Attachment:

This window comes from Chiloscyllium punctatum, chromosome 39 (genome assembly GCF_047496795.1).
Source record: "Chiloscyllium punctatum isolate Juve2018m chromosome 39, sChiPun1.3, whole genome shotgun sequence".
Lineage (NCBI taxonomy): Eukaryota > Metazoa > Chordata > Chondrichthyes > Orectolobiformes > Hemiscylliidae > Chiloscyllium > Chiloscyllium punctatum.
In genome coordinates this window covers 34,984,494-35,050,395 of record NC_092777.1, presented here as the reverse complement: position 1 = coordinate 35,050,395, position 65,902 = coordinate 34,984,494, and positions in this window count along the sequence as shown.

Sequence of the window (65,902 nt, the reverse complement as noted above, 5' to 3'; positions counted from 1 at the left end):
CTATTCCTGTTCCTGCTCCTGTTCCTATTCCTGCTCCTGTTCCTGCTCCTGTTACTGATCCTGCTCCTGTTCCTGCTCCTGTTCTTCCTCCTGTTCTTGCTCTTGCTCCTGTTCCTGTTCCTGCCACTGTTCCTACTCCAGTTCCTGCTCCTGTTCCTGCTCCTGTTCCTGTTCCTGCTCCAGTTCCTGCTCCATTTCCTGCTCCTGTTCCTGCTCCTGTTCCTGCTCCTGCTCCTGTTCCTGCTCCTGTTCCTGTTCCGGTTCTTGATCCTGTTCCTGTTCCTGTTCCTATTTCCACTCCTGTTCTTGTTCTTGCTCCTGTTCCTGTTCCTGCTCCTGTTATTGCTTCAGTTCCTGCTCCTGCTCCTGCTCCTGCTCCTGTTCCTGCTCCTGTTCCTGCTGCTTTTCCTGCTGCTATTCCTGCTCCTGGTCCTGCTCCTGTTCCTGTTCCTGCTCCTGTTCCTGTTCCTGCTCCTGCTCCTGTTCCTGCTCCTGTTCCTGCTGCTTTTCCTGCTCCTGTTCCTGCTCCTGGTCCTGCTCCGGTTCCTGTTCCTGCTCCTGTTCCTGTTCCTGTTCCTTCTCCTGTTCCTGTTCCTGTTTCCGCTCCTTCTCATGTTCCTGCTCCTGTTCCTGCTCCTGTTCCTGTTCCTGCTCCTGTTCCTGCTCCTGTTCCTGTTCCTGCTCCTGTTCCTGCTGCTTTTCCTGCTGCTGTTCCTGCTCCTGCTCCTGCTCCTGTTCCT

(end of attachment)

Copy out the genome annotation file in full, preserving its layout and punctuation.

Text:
This window comes from Chiloscyllium punctatum, chromosome 39 (genome assembly GCF_047496795.1).
Source record: "Chiloscyllium punctatum isolate Juve2018m chromosome 39, sChiPun1.3, whole genome shotgun sequence".
Lineage (NCBI taxonomy): Eukaryota > Metazoa > Chordata > Chondrichthyes > Orectolobiformes > Hemiscylliidae > Chiloscyllium > Chiloscyllium punctatum.
In genome coordinates this window covers 34,984,494-35,050,395 of record NC_092777.1, presented here as the reverse complement: position 1 = coordinate 35,050,395, position 65,902 = coordinate 34,984,494, and positions in this window count along the sequence as shown.

Sequence of the window (65,902 nt, the reverse complement as noted above, 5' to 3'; positions counted from 1 at the left end):
CTATTCCTGTTCCTGCTCCTGTTCCTATTCCTGCTCCTGTTCCTGCTCCTGTTACTGATCCTGCTCCTGTTCCTGCTCCTGTTCTTCCTCCTGTTCTTGCTCTTGCTCCTGTTCCTGTTCCTGCCACTGTTCCTACTCCAGTTCCTGCTCCTGTTCCTGCTCCTGTTCCTGTTCCTGCTCCAGTTCCTGCTCCATTTCCTGCTCCTGTTCCTGCTCCTGTTCCTGCTCCTGCTCCTGTTCCTGCTCCTGTTCCTGTTCCGGTTCTTGATCCTGTTCCTGTTCCTGTTCCTATTTCCACTCCTGTTCTTGTTCTTGCTCCTGTTCCTGTTCCTGCTCCTGTTATTGCTTCAGTTCCTGCTCCTGCTCCTGCTCCTGCTCCTGTTCCTGCTCCTGTTCCTGCTGCTTTTCCTGCTGCTATTCCTGCTCCTGGTCCTGCTCCTGTTCCTGTTCCTGCTCCTGTTCCTGTTCCTGCTCCTGCTCCTGTTCCTGCTCCTGTTCCTGCTGCTTTTCCTGCTCCTGTTCCTGCTCCTGGTCCTGCTCCGGTTCCTGTTCCTGCTCCTGTTCCTGTTCCTGTTCCTTCTCCTGTTCCTGTTCCTGTTTCCGCTCCTTCTCATGTTCCTGCTCCTGTTCCTGCTCCTGTTCCTGTTCCTGCTCCTGTTCCTGCTCCTGTTCCTGTTCCTGCTCCTGTTCCTGCTGCTTTTCCTGCTGCTGTTCCTGCTCCTGCTCCTGCTCCTGTTCCT